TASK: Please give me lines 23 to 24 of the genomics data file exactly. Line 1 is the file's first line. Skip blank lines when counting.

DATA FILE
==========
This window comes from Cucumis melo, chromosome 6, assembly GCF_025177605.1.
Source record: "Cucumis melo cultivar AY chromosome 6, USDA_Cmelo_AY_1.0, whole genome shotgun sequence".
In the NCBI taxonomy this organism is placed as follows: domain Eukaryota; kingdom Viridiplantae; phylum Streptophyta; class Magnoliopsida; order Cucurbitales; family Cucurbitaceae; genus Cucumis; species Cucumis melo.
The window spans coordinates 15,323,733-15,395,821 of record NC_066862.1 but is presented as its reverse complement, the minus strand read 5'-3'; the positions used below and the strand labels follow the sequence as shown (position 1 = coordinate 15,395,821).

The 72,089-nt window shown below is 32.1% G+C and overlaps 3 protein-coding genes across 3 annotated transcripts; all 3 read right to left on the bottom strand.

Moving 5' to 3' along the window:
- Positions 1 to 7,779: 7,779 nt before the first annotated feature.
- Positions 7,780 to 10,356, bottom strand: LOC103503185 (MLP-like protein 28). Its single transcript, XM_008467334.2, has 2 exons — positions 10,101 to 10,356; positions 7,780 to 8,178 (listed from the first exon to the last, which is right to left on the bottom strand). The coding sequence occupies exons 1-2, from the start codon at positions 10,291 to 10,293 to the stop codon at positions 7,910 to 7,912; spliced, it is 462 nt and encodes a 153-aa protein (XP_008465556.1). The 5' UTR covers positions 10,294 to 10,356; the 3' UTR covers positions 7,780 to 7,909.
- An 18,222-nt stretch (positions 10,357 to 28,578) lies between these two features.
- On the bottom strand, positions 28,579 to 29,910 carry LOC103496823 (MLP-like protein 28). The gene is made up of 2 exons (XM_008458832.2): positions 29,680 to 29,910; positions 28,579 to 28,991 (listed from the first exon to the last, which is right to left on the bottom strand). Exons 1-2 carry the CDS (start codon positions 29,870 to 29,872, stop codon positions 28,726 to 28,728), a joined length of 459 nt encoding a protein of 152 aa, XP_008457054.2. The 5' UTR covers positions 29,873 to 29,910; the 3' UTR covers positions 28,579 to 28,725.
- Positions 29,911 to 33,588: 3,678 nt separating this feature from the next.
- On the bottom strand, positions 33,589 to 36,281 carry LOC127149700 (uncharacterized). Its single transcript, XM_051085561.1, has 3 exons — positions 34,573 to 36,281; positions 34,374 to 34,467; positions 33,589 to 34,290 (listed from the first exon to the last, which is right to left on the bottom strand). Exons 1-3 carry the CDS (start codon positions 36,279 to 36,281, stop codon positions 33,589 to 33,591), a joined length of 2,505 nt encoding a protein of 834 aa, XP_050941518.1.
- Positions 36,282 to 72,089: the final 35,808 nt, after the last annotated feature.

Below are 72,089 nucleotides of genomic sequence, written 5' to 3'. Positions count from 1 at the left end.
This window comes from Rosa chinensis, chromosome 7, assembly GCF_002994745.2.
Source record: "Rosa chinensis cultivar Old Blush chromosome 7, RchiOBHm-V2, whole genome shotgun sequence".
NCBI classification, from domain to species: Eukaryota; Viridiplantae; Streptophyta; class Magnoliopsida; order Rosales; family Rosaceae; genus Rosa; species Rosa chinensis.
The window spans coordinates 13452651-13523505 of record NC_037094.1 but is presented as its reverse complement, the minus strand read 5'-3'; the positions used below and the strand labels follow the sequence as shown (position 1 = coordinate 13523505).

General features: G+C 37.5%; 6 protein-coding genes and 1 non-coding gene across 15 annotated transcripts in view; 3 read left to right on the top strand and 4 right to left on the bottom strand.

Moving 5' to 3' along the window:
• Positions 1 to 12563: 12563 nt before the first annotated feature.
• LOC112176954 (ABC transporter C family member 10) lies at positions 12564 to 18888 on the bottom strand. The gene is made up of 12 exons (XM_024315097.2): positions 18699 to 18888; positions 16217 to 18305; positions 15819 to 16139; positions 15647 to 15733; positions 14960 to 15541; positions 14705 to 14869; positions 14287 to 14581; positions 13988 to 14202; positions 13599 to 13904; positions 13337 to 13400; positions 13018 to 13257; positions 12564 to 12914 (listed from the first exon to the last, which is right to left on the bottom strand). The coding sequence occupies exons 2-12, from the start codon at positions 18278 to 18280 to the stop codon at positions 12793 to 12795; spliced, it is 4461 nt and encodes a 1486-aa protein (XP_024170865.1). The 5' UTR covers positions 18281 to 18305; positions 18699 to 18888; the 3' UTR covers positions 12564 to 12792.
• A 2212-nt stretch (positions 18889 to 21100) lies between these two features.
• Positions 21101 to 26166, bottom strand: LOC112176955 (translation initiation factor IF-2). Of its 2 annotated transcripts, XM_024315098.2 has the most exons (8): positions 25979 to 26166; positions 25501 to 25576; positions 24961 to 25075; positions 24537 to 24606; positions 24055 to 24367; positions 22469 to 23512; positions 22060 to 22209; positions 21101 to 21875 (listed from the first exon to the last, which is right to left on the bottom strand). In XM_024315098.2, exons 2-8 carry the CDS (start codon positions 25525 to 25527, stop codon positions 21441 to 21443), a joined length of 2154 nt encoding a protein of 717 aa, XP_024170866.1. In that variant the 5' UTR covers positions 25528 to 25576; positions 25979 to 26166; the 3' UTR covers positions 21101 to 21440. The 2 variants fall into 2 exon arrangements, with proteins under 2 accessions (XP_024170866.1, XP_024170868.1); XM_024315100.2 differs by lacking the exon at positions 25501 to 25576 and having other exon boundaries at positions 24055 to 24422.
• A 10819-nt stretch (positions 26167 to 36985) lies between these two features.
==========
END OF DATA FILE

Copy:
• A 2212-nt stretch (positions 18889 to 21100) lies between these two features.
• Positions 21101 to 26166, bottom strand: LOC112176955 (translation initiation factor IF-2). Of its 2 annotated transcripts, XM_024315098.2 has the most exons (8): positions 25979 to 26166; positions 25501 to 25576; positions 24961 to 25075; positions 24537 to 24606; positions 24055 to 24367; positions 22469 to 23512; positions 22060 to 22209; positions 21101 to 21875 (listed from the first exon to the last, which is right to left on the bottom strand). In XM_024315098.2, exons 2-8 carry the CDS (start codon positions 25525 to 25527, stop codon positions 21441 to 21443), a joined length of 2154 nt encoding a protein of 717 aa, XP_024170866.1. In that variant the 5' UTR covers positions 25528 to 25576; positions 25979 to 26166; the 3' UTR covers positions 21101 to 21440. The 2 variants fall into 2 exon arrangements, with proteins under 2 accessions (XP_024170866.1, XP_024170868.1); XM_024315100.2 differs by lacking the exon at positions 25501 to 25576 and having other exon boundaries at positions 24055 to 24422.